United Hospital Fund Report Takes In-Depth Look at Hidden Impact of Opioid Epidemic on Children
NEW YORK, NEW YORK March 7, 2019—Opioid addiction is well-recognized as a national crisis, but the impact on children and adolescents whose parents or close family members are addicted has received little sustained attention. A far-reaching report released today by United Hospital Fund makes clear that the magnitude of the epidemic’s impact is much greater than realized--even if the opioid epidemic were stopped cold today, there would be damaging ripples far into the future.
While previous reports examined aspects of the impact on children, such as pregnant women who use drugs or the increased numbers of children who enter foster care, this is the first comprehensive look at the successive waves of loss and trauma experienced by newborns, young children, adolescents, and their families. It also looks at the needs of kinship caregivers, typically grandparents who often step in to care for these children. Potential remedies are proposed, and the report describes innovative programs around the nation that address these issues.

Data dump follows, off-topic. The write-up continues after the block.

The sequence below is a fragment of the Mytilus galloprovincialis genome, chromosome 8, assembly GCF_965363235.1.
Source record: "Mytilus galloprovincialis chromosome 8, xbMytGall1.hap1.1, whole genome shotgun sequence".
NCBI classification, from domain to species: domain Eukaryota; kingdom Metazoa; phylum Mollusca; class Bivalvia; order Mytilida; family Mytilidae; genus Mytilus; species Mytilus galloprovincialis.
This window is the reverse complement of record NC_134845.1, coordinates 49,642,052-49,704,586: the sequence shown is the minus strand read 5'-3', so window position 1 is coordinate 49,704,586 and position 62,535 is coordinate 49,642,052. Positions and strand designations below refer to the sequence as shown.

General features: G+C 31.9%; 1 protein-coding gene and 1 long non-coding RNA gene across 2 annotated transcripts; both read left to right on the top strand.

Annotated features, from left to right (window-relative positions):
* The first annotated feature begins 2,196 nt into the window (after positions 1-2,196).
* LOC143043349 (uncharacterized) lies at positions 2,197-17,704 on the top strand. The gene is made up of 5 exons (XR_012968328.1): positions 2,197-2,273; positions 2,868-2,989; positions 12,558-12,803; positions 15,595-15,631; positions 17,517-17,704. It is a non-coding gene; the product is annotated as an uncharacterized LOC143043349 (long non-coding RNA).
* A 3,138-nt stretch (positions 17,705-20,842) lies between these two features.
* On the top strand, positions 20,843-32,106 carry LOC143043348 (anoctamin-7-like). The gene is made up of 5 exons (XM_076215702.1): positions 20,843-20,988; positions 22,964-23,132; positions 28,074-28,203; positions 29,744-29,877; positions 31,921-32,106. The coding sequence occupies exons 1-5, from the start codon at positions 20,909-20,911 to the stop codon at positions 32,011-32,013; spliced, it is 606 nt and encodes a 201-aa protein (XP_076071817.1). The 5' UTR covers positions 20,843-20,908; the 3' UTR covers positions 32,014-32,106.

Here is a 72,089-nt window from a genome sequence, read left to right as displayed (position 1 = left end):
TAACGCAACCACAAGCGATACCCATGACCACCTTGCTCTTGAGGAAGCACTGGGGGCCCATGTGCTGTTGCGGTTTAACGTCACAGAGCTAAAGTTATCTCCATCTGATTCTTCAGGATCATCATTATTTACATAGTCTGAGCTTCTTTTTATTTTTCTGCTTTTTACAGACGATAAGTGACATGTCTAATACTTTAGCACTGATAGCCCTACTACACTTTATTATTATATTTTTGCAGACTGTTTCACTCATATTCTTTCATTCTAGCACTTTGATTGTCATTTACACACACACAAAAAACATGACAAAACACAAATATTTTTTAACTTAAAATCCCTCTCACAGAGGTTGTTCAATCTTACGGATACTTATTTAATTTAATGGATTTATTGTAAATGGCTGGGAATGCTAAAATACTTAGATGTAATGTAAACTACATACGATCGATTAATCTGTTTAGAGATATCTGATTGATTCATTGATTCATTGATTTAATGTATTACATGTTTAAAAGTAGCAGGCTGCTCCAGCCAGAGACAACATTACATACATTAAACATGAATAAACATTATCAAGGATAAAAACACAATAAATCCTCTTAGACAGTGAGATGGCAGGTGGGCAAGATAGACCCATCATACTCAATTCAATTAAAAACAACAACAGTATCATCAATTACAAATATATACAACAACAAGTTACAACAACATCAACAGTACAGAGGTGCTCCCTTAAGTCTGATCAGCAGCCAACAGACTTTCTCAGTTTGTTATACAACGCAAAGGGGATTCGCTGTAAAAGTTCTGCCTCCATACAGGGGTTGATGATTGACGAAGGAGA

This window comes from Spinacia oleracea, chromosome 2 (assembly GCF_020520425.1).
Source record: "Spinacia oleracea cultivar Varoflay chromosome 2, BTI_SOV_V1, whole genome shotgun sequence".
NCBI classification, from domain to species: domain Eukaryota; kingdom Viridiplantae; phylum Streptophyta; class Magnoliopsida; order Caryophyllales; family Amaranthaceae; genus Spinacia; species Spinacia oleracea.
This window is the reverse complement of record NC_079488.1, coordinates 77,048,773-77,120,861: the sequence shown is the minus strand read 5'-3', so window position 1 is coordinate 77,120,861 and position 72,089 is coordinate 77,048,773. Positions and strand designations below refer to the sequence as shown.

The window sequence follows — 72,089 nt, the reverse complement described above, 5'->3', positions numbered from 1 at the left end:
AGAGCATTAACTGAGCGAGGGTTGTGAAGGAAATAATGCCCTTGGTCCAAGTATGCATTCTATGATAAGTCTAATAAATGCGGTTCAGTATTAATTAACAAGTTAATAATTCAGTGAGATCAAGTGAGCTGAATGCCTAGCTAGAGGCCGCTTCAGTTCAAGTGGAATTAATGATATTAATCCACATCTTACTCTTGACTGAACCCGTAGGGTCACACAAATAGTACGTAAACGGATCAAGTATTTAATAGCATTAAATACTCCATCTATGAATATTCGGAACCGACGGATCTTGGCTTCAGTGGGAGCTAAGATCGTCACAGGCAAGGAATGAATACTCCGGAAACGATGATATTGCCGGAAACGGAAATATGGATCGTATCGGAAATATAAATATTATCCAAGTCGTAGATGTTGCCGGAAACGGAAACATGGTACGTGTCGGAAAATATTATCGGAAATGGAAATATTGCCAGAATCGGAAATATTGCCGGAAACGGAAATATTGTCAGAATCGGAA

Titled The Ripple Effect: The Impact of the Opioid Epidemic on Children and Families, the report draws on lessons learned from the HIV/AIDS and crack/cocaine epidemics, which, like the opioid crisis, were characterized by stigma and failures to provide needed services to children and families. And like those earlier crises, opioid addiction is leaving too many children in foster or kinship care, caring for younger siblings, and suffering from potentially long-term behavioral and physical health issues...